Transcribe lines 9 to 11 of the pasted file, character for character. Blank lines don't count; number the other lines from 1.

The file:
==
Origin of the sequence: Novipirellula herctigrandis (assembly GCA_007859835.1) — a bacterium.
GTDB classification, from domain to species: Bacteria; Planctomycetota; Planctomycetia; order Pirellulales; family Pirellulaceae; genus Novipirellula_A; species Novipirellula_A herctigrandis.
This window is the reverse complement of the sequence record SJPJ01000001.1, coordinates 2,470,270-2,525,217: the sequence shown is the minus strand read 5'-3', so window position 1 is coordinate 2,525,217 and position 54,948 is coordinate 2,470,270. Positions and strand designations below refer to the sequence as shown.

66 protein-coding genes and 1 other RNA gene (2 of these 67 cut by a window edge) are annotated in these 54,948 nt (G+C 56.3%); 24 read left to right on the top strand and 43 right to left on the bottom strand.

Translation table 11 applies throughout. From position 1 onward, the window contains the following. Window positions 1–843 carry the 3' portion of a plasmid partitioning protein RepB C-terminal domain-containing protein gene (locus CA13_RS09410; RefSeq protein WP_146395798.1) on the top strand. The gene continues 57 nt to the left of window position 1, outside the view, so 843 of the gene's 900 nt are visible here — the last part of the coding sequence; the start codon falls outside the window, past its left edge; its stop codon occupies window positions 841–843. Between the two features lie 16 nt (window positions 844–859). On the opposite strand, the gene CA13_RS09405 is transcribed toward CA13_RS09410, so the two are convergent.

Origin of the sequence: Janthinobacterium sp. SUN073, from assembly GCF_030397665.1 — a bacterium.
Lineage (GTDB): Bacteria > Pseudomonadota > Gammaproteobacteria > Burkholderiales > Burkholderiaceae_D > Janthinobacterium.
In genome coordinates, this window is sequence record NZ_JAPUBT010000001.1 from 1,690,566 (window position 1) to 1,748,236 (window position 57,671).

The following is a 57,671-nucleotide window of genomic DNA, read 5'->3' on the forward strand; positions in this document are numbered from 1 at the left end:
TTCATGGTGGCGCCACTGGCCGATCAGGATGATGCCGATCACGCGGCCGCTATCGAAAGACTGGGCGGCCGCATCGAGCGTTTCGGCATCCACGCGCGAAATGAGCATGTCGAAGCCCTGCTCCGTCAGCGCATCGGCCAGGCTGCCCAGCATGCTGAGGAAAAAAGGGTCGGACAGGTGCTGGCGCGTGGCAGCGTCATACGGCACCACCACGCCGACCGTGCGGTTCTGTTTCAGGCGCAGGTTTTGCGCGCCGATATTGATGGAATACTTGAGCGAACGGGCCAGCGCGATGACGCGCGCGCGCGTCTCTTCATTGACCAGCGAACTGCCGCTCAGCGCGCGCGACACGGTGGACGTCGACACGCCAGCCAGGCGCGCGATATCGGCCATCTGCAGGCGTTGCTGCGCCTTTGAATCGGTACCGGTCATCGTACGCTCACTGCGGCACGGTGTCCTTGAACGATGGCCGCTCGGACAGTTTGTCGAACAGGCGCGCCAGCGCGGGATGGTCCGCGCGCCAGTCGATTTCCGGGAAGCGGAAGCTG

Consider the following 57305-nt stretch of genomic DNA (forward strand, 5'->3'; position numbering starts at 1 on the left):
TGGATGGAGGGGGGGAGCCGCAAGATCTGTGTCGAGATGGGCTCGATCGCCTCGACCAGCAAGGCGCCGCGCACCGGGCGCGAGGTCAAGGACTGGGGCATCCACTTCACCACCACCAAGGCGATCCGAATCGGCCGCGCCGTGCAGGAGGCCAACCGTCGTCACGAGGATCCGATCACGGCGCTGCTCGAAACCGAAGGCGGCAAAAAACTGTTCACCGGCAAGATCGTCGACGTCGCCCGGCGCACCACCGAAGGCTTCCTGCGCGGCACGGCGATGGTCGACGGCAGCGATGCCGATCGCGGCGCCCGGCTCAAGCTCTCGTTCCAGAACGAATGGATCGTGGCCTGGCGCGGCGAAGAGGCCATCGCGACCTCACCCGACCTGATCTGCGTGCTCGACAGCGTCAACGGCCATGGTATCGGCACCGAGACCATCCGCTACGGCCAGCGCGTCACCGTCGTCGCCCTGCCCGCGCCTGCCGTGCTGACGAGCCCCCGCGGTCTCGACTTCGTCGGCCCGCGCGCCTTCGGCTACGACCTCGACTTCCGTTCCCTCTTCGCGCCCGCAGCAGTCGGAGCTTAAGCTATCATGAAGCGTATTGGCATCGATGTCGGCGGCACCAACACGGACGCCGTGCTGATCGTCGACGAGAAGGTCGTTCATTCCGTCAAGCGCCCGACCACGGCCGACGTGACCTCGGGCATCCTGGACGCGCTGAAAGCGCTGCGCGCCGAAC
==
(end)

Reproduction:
The following is a 57,671-nucleotide window of genomic DNA, read 5'->3' on the forward strand; positions in this document are numbered from 1 at the left end:
TTCATGGTGGCGCCACTGGCCGATCAGGATGATGCCGATCACGCGGCCGCTATCGAAAGACTGGGCGGCCGCATCGAGCGTTTCGGCATCCACGCGCGAAATGAGCATGTCGAAGCCCTGCTCCGTCAGCGCATCGGCCAGGCTGCCCAGCATGCTGAGGAAAAAAGGGTCGGACAGGTGCTGGCGCGTGGCAGCGTCATACGGCACCACCACGCCGACCGTGCGGTTCTGTTTCAGGCGCAGGTTTTGCGCGCCGATATTGATGGAATACTTGAGCGAACGGGCCAGCGCGATGACGCGCGCGCGCGTCTCTTCATTGACCAGCGAACTGCCGCTCAGCGCGCGCGACACGGTGGACGTCGACACGCCAGCCAGGCGCGCGATATCGGCCATCTGCAGGCGTTGCTGCGCCTTTGAATCGGTACCGGTCATCGTACGCTCACTGCGGCACGGTGTCCTTGAACGATGGCCGCTCGGACAGTTTGTCGAACAGGCGCGCCAGCGCGGGATGGTCCGCGCGCCAGTCGATTTCCGGGAAGCGGAAGCTG

Consider the following 57305-nt stretch of genomic DNA (forward strand, 5'->3'; position numbering starts at 1 on the left):